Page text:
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DSEI 2017: Joint Forces Command fosters ‘miltech’ industry

13th September 2017 - 05:09 GMT | by Alice Budge in London

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The head of Joint Forces Command (JFC) has laid out an ambition for his command to become the ‘information command’ as he continues efforts to foster growth of a UK ‘miltech’ industry.

Gen Chris Deverell, Commander of JFC, used his keynote address at DSEI to set out the command’s strategy for exploiting technology and information services already in use in the commercial banking and finance sectors as well as emerging technology ahead of other UK services.

‘Information is very important for us, other commands their USP is not information. They have a heritage which is essentially platform based and kinetic…we want to see ourselves as the information command and to really focus on that.’

The requirement for the British forces to more effectively and proactively exploit emerging technologies has been a prominent theme at DSEI and Deverell’s ambitions are focused primarily on digital acceleration through the development and industrialisation of a UK miltech industry.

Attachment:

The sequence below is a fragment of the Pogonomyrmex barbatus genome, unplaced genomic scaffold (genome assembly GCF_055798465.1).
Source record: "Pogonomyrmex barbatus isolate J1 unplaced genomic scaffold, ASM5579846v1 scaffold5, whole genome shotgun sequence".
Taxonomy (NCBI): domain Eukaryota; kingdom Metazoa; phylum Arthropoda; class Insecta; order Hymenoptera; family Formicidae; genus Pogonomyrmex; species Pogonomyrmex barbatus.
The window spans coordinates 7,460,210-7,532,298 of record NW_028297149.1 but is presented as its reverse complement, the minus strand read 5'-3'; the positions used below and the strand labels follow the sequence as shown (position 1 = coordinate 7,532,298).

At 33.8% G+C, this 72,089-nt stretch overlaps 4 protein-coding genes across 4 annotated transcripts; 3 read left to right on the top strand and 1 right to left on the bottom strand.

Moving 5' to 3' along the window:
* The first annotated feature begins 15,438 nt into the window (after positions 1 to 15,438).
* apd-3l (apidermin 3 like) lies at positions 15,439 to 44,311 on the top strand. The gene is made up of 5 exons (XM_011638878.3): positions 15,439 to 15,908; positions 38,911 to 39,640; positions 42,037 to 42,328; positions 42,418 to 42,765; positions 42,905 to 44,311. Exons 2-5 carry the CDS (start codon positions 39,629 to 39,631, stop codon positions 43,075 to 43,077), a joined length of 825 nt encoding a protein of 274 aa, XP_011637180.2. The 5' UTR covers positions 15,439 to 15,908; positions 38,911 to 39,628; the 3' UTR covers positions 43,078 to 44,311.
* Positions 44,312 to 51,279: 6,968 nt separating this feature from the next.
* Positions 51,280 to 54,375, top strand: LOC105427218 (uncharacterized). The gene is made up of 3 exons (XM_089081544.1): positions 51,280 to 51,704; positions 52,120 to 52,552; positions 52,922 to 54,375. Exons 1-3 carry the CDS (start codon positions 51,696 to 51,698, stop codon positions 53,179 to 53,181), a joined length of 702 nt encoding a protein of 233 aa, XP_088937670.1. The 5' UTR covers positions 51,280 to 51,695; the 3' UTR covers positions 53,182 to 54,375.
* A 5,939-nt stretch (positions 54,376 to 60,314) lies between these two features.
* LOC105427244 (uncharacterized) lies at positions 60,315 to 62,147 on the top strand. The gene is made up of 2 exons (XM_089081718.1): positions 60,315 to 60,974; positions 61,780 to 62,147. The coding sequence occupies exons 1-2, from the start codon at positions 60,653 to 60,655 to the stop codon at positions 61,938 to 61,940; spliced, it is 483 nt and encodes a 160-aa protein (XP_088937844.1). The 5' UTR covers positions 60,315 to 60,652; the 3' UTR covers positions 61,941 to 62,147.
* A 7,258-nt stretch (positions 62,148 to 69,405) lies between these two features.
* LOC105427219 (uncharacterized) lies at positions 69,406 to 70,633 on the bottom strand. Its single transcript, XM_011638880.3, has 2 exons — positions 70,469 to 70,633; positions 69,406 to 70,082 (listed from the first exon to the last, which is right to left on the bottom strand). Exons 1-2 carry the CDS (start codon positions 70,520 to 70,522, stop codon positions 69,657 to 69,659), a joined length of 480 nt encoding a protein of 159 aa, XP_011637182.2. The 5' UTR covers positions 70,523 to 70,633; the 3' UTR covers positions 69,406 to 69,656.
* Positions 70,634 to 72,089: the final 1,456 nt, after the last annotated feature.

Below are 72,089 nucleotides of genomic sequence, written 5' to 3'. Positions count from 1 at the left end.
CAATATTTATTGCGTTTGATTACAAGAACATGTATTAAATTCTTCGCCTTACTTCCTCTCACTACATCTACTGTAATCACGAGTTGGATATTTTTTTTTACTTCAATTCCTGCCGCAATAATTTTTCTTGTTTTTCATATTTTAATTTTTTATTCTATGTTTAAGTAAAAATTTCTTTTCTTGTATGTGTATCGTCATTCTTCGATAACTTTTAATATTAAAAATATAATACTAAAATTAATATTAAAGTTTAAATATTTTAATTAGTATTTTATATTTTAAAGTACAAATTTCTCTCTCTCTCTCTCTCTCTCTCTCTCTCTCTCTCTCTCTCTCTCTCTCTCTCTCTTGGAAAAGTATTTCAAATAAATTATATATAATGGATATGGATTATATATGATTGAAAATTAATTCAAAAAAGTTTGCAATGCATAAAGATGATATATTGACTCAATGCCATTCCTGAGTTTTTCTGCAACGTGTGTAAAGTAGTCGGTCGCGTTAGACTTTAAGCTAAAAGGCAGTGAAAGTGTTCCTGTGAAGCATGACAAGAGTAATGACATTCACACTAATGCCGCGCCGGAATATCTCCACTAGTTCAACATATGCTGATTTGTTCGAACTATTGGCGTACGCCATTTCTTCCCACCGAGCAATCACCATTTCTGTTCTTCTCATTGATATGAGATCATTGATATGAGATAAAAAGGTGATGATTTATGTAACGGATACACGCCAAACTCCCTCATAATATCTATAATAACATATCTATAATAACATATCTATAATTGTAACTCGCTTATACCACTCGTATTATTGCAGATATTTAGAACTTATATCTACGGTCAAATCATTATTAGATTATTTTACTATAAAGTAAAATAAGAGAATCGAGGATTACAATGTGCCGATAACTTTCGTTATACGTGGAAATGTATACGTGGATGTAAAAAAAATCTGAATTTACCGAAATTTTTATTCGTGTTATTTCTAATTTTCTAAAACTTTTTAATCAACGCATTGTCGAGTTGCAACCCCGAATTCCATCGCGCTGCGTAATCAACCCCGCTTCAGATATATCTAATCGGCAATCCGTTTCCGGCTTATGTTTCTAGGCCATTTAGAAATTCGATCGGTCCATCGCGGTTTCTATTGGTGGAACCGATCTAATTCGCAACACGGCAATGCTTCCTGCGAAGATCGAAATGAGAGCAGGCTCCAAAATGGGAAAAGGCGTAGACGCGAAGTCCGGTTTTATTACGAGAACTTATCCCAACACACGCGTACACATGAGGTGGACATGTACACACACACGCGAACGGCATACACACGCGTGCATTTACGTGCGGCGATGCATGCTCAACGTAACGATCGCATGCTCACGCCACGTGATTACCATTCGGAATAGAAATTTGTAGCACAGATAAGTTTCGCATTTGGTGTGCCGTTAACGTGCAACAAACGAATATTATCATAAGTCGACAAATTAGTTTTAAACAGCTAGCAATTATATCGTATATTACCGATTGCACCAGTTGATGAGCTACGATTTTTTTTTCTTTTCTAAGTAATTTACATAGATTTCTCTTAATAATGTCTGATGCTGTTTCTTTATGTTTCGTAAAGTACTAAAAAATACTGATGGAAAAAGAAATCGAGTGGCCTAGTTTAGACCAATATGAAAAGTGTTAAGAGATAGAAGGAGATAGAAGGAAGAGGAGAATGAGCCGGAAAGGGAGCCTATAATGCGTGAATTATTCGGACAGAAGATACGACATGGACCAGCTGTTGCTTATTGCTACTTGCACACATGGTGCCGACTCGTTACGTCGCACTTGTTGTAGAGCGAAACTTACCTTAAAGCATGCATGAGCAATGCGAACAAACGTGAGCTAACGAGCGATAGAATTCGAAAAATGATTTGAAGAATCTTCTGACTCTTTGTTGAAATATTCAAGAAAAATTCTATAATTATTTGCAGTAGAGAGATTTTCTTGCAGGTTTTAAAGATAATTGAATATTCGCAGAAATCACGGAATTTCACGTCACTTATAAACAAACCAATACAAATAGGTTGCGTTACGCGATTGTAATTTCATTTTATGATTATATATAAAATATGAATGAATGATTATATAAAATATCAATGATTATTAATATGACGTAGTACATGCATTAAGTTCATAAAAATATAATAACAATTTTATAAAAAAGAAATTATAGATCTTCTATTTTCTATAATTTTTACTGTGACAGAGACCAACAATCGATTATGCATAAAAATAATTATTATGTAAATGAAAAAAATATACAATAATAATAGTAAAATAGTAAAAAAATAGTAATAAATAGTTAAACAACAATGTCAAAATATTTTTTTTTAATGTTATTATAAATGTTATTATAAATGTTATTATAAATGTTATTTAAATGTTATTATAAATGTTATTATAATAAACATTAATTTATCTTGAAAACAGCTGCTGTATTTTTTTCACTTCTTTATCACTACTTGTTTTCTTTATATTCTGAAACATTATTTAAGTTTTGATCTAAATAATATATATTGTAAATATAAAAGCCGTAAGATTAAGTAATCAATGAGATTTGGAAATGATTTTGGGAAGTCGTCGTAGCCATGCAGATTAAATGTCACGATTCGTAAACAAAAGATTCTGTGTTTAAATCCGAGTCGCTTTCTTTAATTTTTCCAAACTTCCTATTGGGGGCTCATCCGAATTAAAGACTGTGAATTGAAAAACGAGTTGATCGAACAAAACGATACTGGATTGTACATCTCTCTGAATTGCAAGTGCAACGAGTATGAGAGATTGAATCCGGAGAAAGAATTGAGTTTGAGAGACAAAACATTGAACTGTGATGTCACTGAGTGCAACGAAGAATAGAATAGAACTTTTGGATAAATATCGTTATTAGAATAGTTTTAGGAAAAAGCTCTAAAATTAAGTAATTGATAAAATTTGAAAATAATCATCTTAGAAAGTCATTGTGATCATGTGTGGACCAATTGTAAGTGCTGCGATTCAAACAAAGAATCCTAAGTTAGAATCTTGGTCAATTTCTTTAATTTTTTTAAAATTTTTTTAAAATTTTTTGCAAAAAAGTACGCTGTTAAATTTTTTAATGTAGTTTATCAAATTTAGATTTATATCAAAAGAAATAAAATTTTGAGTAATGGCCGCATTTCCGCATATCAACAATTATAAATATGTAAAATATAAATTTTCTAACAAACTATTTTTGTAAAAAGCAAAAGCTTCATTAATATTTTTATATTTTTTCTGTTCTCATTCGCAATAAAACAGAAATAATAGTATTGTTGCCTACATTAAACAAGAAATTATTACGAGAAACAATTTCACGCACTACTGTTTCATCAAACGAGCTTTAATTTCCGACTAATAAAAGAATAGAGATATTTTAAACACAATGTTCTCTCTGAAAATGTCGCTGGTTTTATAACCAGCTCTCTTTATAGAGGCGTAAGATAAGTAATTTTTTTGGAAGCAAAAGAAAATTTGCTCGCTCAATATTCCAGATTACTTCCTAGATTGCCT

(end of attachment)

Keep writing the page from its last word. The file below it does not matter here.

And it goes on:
‘The things that are transforming financial services and banking are capabilities that as yet the Ministry of Defence (MoD)… has not yet grasped… we want to industrialise, we want the miltech industry to be developed in the UK to satisfy this requirement ,’ he explained.

Taking his inspiration from the US’s algorithmic warfare approach, which identifies how big data, analytics, machine learning and visualisation tools can provide armed forces with an advantage, Deverell’s solution is to establish an innovation ecosystem within the UK.

‘Why is it that in the rest of the world you are seeing empires rise and fall on the strength of this technology and we should stand isolated and apart from it?’

The innovation ecosystem is one way in which he believes the UK can end its ‘isolation’. Already JFC has established a new unit called JHub, operating in Aldgate East that Deverell described as the ‘tech city in London’.

The unit is designed to ‘reach out to those industries pursuing innovation… acting as a broker between user challenges and business solutions’.

The Commander also stated that a change of approach towards risk taking is essential to providing the armed forces with the flexibility necessary to fully exploit innovative opportunities.

Central to this is the issue of how to manage the risk of failure when trialling new technologies taken from the commercial sector.

‘The issue of failure is a very awkward thing in the public sector. How do you take the risks you need to take to really deliver innovation if all the time you’re absolutely trying to ensure to the upmost degree against the possibility of failure?’

The answer, he believes, is to adopt an approach of high tolerance for failure at the individual project level but a very low risk tolerance towards failure at the whole innovation portfolio level.

In order to prevent the UK from falling behind both competitors and allies, Deverell believes that a new approach to the acquisition process needs to be trialled in a number of niece areas, such as information exploitation. 

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